This is the first I am hearing of it, and I took a few urban planning courses in college, so I guess that means they are gaining popularity. The concept is very intriguing. I think that it would be a good thing for people to live in smaller homes. However, I love to cook, so I would want a larger kitchen.
Personally, I think that the ideal place to live would be a six-story apartment with alternating private and common floors and an elevator placed in the center of the building. The common floors would measure about 40ftx40ft and contain a kitchen, bathroom, and place where people could socialize. The private floors would consist of four separate rooms each measuring 20ftx20ft. People could do whatever they wanted to their private rooms or share them with close friends or family members if they wanted to convert one room to an office or something like that. The private rooms would detach from the frame of the building to allow people to move easily. That way, people could move closer to where they work so that they could walk or bicycle to work instead of driving. The six-story buildings would house between 10 to 12 residents. Because of the shared walls and floors/ceilings, the heating/cooling costs per unit would be very low. Anyway, that’s just my vision of how housing should work. Essentially, that would be like sticking twelve micro houses together and throwing three common rooms into the mix. With proper soundproofing (which would also insulate the complex), it would be a great way to have both privacy and the ability to live close to one’s family.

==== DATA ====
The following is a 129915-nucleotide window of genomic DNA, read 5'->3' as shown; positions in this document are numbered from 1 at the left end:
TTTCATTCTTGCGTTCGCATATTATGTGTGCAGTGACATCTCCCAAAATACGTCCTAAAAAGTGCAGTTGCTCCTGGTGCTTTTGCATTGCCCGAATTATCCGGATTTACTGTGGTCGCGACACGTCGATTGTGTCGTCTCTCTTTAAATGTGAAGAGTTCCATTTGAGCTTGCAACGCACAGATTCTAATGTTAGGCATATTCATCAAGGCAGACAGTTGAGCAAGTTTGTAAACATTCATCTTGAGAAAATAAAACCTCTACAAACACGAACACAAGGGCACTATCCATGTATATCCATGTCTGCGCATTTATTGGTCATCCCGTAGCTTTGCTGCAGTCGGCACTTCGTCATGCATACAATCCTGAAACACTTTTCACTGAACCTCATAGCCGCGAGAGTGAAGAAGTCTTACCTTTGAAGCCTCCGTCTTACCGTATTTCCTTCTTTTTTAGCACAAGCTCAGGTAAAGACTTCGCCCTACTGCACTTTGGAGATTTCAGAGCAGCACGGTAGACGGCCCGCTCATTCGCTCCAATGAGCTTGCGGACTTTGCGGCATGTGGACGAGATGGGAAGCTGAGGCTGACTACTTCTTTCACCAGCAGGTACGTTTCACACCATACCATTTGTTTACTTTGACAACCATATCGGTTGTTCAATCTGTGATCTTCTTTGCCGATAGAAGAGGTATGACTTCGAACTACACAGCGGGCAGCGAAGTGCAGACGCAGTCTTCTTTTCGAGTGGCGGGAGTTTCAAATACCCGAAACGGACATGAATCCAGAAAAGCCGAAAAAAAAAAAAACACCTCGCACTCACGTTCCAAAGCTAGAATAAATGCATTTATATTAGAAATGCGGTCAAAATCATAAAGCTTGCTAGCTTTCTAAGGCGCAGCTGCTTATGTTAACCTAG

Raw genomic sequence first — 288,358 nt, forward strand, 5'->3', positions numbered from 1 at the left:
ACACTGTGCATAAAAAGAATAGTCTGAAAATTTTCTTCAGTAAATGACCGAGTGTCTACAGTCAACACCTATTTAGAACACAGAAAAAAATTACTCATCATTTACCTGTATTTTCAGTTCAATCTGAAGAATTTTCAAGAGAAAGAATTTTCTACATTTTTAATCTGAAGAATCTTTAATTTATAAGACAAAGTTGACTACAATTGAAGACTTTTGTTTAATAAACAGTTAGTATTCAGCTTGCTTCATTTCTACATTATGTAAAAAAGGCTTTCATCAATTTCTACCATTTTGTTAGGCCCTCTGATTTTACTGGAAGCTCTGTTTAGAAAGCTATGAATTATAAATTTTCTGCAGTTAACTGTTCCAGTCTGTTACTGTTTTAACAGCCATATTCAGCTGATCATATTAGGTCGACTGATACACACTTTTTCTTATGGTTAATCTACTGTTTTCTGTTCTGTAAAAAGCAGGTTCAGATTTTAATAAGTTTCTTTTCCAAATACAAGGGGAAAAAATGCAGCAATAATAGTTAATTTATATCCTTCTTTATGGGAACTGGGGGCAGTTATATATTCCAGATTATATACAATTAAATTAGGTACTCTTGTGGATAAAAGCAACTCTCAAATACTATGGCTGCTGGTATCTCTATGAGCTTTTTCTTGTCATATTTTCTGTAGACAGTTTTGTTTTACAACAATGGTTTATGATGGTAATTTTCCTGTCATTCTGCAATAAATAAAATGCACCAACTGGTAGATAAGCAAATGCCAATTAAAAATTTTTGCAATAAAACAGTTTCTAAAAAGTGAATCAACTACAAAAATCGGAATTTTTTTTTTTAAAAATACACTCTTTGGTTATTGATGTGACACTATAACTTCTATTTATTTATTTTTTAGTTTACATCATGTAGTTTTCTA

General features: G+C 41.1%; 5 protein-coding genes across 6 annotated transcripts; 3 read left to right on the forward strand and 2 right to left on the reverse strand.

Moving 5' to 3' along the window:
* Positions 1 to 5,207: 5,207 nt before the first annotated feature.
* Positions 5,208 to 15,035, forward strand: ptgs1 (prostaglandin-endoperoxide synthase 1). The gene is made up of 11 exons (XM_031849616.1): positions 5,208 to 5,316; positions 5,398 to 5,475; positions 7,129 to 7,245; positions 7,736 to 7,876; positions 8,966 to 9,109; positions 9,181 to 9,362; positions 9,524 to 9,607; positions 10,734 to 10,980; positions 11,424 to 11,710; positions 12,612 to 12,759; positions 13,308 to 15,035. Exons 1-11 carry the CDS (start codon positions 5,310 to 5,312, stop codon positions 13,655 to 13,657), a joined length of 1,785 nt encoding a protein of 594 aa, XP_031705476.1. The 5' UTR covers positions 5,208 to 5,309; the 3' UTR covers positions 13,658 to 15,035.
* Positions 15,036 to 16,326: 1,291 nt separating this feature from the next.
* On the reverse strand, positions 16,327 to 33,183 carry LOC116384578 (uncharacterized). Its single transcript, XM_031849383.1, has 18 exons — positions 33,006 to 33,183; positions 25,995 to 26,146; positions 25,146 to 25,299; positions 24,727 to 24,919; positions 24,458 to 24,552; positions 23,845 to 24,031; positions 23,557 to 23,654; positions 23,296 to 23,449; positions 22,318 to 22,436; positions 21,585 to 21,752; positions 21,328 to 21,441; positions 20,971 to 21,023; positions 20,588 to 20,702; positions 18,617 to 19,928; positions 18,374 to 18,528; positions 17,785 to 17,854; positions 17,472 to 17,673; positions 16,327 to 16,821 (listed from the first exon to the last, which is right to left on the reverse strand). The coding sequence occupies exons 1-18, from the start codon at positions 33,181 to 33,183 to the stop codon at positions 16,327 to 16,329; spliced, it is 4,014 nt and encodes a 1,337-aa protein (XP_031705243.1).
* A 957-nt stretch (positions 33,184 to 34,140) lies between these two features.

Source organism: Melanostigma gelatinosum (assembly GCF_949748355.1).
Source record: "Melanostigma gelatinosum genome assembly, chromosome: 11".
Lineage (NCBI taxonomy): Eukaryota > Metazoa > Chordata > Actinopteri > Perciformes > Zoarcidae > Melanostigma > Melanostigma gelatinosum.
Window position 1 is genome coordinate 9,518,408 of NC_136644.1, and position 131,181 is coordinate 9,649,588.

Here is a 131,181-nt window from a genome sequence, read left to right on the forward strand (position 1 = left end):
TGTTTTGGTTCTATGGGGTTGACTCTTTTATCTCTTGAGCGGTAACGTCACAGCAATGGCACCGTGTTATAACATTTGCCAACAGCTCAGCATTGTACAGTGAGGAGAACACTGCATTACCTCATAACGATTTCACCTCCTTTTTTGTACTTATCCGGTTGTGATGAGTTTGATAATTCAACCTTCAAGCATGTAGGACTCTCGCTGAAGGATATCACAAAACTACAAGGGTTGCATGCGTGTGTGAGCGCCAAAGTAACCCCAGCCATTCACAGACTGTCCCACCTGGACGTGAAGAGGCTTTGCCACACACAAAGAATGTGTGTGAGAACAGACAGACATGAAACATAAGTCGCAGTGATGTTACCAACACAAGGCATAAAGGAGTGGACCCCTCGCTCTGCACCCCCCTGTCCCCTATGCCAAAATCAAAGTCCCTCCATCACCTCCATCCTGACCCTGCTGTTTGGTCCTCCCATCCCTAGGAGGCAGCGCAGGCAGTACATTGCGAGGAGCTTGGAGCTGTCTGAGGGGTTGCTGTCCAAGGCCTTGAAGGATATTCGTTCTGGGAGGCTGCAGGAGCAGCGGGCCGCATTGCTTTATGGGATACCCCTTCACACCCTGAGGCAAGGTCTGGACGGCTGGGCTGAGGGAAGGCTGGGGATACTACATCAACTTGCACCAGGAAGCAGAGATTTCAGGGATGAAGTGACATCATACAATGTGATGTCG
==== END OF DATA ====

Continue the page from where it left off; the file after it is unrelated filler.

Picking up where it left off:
Considering the state of our housing market and the need to curb utility expenses, micro housing seems like a great investment. Japan has a great market for micro housing due to urban congestion and traditional social values, so it is great to see another nation hopefully follow in an increasingly efficient market. Younger folk who cannot afford a low valued home today can probably afford a micro home and also gain a sense of community through shared space and gardens.
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